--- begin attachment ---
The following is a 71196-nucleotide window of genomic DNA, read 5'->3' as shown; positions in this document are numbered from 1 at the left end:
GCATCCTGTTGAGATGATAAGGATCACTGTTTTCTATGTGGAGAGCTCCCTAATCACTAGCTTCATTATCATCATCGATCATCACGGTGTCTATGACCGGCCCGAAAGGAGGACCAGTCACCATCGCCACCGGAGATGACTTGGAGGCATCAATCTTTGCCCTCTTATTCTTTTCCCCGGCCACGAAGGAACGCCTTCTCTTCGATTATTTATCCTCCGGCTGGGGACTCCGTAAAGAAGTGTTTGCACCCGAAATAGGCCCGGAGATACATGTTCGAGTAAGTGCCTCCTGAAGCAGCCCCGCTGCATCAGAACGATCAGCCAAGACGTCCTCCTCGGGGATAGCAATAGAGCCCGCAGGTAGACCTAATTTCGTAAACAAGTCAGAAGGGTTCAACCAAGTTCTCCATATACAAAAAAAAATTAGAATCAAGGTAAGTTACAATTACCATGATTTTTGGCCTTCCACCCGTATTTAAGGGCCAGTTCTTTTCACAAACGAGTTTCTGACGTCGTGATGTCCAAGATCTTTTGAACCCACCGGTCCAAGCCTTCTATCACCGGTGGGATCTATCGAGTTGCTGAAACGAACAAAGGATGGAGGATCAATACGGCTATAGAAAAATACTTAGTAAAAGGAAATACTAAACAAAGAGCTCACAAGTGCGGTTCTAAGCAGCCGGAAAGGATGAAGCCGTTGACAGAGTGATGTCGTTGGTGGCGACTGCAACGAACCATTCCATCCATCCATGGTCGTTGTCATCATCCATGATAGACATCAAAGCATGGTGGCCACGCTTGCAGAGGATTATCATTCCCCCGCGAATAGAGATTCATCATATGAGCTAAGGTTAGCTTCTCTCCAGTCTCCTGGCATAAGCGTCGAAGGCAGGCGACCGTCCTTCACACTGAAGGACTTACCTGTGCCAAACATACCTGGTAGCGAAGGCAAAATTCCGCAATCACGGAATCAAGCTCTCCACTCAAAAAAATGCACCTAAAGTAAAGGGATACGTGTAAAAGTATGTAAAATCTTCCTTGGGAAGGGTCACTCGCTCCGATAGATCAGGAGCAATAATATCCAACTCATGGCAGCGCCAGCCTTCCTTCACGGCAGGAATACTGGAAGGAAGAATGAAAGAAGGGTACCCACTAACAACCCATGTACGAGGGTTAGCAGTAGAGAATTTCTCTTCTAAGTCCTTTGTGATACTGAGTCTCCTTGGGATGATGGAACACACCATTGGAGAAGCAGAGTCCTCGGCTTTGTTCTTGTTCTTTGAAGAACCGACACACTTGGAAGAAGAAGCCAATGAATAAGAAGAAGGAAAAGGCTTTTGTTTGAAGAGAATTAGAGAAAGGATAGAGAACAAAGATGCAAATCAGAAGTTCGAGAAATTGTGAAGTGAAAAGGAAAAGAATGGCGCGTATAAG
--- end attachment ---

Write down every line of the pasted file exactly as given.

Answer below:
The following is a 71196-nucleotide window of genomic DNA, read 5'->3' as shown; positions in this document are numbered from 1 at the left end:
GCATCCTGTTGAGATGATAAGGATCACTGTTTTCTATGTGGAGAGCTCCCTAATCACTAGCTTCATTATCATCATCGATCATCACGGTGTCTATGACCGGCCCGAAAGGAGGACCAGTCACCATCGCCACCGGAGATGACTTGGAGGCATCAATCTTTGCCCTCTTATTCTTTTCCCCGGCCACGAAGGAACGCCTTCTCTTCGATTATTTATCCTCCGGCTGGGGACTCCGTAAAGAAGTGTTTGCACCCGAAATAGGCCCGGAGATACATGTTCGAGTAAGTGCCTCCTGAAGCAGCCCCGCTGCATCAGAACGATCAGCCAAGACGTCCTCCTCGGGGATAGCAATAGAGCCCGCAGGTAGACCTAATTTCGTAAACAAGTCAGAAGGGTTCAACCAAGTTCTCCATATACAAAAAAAAATTAGAATCAAGGTAAGTTACAATTACCATGATTTTTGGCCTTCCACCCGTATTTAAGGGCCAGTTCTTTTCACAAACGAGTTTCTGACGTCGTGATGTCCAAGATCTTTTGAACCCACCGGTCCAAGCCTTCTATCACCGGTGGGATCTATCGAGTTGCTGAAACGAACAAAGGATGGAGGATCAATACGGCTATAGAAAAATACTTAGTAAAAGGAAATACTAAACAAAGAGCTCACAAGTGCGGTTCTAAGCAGCCGGAAAGGATGAAGCCGTTGACAGAGTGATGTCGTTGGTGGCGACTGCAACGAACCATTCCATCCATCCATGGTCGTTGTCATCATCCATGATAGACATCAAAGCATGGTGGCCACGCTTGCAGAGGATTATCATTCCCCCGCGAATAGAGATTCATCATATGAGCTAAGGTTAGCTTCTCTCCAGTCTCCTGGCATAAGCGTCGAAGGCAGGCGACCGTCCTTCACACTGAAGGACTTACCTGTGCCAAACATACCTGGTAGCGAAGGCAAAATTCCGCAATCACGGAATCAAGCTCTCCACTCAAAAAAATGCACCTAAAGTAAAGGGATACGTGTAAAAGTATGTAAAATCTTCCTTGGGAAGGGTCACTCGCTCCGATAGATCAGGAGCAATAATATCCAACTCATGGCAGCGCCAGCCTTCCTTCACGGCAGGAATACTGGAAGGAAGAATGAAAGAAGGGTACCCACTAACAACCCATGTACGAGGGTTAGCAGTAGAGAATTTCTCTTCTAAGTCCTTTGTGATACTGAGTCTCCTTGGGATGATGGAACACACCATTGGAGAAGCAGAGTCCTCGGCTTTGTTCTTGTTCTTTGAAGAACCGACACACTTGGAAGAAGAAGCCAATGAATAAGAAGAAGGAAAAGGCTTTTGTTTGAAGAGAATTAGAGAAAGGATAGAGAACAAAGATGCAAATCAGAAGTTCGAGAAATTGTGAAGTGAAAAGGAAAAGAATGGCGCGTATAAG